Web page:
Solving the Issue of Unemployment

Kartik Chowtkur, Staff Writer

According to California’s Employment Development Department, the City of Santa Clara alone accounts for 27,700 of America’s 6.2 million unemployed citizens. As of September 2018, 3.9% of the U.S. population is unemployed. Though there have been improvements, unemployment is still a major problem in our country today. As the midterm elections are approaching, many members of Congress and candidates running for Congress are attempting to address this issue. The problem of unemployment is especially important to address because of its relevance in the state of California and our district. As of September 2018, the state of California’s unemployment rate exceeds the country’s average by 0.3%. California’s Employment Development Department also states that there are currently 825,600 jobless people in California, which is 13.3% of America’s overall unemployed citizens.
The developing manufacturing and information technology industries can be held accountable for America’s employment situation. According to the United States Department of Labor, there were 3,000 manufacturing jobs lost between July and August 2018 in America. In 2012, district seventeen’s Congressman Ro Khanna wrote a book titled Entrepreneurial Nation about why America is slowly but steadily losing its edge over other countries due to the outsourcing of manufacturing. In an interview, he told me that companies will take their manufacturing overseas because of a lack of American workers who possess the proper skill sets. The Chief Executive Officer of Apple Inc., Tim Cook, had also backed this claim about the lack of skilled workers. In an interview, he had stated that “in the US you could have a meeting with tooling engineers and I’m not sure we could fill the room. In China, you could fill multiple football fields.” Congressman Khanna stated that we can fix this issue by developing our community college program. Community colleges are an affordable way for students who cannot attend a four-year college program to develop the necessary skills they need in the workplace. According to Khanna, another way to develop these skills is through apprenticeships. He is currently working to create more high-tech apprenticeship opportunities for our district. As the Information Age is on the rise, many jobs are becoming automated. This poses a problem because humans are slowly being replaced by machines to perform certain tasks. However, this is not necessarily true. Congressman Khanna says that the automation of certain jobs opens up a lot of new jobs because humans are still needed in order to run machines. He said that “the skills will change but the jobs will stay.”
Another reason companies will take their manufacturing overseas is because of our corporate tax system. Local politician, Ron Cohen of the Republican Party, has a different approach from Representative Khanna in mind to solve this issue. Cohen states on his campaign page that changing our corporate tax system can bring back manufacturing ultimately, bringing jobs back to the U.S. The corporate tax system is a system in which the government directly taxes a corporation or company’s income. Our current system taxes American-based companies on their domestic income and their foreign income which, would have already been taxed by the foreign country. The highest marginal tax rate is 44% in California, 35% federal tax and 9% state tax. That means that companies should be losing 44% of their income just to corporate taxes. Corporate tax is a factor that really draws companies away from having their operations based in California and the United States. Corporations lose a majority of their profit due to production and taxes. For instance, take Apple’s iPhone. It is almost sixty five dollars more expensive to manufacture an iPhone in America than it is in China. An iPhone typically sells for six hundred dollars. According to the Business Insider, Apple has a average gross margin of 40% on iPhone sales. This means that Apple only makes two hundred forty dollars for every iPhone sold. Where do the other three hundred sixty dollars go? They go to taxes and manufacturing fees. Ron Cohen also states that our tax system is not competitive on an international scale. Cohen believes that the simplest solution to this issue would be to drop taxes on foreign income, as it would be a form of double taxation, and lower the federal marginal tax rate to less than 25%. Cohen states that “this is important to everyone, as it will provide incentives to keep corporate headquarters, factories and research facilities in the U.S., with many in the 17th District, creating and keeping thousands of high-paying jobs.”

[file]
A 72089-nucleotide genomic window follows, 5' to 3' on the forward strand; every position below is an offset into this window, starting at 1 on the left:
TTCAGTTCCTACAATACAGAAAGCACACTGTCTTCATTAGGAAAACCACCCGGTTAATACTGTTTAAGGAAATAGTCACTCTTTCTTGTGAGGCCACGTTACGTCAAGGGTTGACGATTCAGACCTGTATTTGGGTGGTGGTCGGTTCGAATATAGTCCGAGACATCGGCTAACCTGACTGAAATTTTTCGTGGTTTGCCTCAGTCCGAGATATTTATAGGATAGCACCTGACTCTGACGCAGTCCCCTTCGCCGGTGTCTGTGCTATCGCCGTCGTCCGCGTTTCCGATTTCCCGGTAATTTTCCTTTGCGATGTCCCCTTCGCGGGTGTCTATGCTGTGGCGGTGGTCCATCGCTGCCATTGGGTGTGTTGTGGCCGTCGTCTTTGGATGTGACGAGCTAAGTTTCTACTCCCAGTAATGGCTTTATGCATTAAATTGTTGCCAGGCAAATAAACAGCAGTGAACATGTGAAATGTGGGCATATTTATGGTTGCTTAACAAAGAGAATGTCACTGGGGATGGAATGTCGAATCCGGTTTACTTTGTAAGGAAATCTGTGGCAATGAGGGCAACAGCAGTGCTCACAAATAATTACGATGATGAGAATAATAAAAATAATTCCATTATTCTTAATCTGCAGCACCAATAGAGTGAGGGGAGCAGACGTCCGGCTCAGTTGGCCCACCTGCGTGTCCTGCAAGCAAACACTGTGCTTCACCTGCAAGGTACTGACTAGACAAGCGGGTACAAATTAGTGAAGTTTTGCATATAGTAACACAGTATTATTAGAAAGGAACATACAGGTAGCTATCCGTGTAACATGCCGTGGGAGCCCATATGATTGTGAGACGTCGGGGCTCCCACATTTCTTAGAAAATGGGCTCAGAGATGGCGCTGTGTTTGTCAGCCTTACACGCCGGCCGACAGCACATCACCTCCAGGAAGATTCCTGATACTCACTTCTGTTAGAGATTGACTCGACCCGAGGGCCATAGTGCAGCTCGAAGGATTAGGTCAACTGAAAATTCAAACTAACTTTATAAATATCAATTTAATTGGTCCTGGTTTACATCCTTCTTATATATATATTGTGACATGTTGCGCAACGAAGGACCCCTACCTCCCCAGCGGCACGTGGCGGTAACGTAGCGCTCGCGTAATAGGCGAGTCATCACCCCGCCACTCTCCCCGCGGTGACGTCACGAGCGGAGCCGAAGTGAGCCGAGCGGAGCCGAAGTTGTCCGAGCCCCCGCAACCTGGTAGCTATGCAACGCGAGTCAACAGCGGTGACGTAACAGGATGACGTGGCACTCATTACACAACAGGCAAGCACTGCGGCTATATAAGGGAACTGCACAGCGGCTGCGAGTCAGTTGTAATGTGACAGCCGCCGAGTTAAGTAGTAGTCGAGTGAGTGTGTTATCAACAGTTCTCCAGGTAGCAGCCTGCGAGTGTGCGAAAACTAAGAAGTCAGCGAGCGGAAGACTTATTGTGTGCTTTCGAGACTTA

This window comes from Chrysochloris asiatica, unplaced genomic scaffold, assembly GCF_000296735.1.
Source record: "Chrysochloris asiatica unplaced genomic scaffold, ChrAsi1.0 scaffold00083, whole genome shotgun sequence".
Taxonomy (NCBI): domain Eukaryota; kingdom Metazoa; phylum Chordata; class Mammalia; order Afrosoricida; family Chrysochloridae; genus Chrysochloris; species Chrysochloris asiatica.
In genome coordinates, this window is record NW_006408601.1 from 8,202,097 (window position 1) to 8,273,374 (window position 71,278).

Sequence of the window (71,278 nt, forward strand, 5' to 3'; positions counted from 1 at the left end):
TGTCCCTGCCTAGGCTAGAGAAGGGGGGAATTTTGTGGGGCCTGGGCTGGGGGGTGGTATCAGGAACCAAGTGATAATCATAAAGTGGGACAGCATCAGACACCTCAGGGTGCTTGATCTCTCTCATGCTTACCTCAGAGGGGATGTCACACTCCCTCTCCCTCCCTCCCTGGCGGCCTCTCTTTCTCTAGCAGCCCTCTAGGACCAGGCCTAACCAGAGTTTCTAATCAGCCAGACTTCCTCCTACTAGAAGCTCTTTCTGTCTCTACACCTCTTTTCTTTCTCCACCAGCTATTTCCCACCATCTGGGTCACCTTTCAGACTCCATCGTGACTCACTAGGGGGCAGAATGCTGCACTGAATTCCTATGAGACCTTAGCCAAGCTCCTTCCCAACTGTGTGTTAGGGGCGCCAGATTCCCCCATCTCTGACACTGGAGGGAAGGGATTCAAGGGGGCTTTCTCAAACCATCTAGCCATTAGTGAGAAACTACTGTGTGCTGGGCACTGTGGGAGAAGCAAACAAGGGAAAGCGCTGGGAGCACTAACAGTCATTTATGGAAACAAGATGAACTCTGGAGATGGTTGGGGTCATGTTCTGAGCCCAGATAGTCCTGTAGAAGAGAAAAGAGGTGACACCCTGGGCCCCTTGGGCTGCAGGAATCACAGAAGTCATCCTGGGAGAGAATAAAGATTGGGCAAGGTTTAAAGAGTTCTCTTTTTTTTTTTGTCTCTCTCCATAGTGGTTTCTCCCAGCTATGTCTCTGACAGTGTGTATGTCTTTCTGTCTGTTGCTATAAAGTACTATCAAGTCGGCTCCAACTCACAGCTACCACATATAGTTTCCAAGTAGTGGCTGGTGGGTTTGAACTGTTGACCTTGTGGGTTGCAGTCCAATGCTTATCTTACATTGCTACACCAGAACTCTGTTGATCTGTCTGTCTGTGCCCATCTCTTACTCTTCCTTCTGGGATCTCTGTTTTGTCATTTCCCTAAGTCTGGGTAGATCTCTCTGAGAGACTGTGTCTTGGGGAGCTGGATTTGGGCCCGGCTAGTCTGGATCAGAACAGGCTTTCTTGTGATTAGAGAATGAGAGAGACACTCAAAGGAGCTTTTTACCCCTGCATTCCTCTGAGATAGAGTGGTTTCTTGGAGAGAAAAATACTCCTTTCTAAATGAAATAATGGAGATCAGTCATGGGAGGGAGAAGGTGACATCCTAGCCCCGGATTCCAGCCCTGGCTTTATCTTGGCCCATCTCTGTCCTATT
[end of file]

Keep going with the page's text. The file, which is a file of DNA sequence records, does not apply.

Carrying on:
Though they have different approaches, Ro Khanna and Ron Cohen are just two of many politicians who are working to create jobs in California and the United States, As the midterm elections approach, members of the House of Representatives, such as Paul Ryan of Wisconsin and California’s Nancy Pelosi, are also hard at work to solve certain issues they believe will create jobs in America. As a matter of fact, members of Congress from all over the nation are working to address key issues they think will bring back and create new jobs.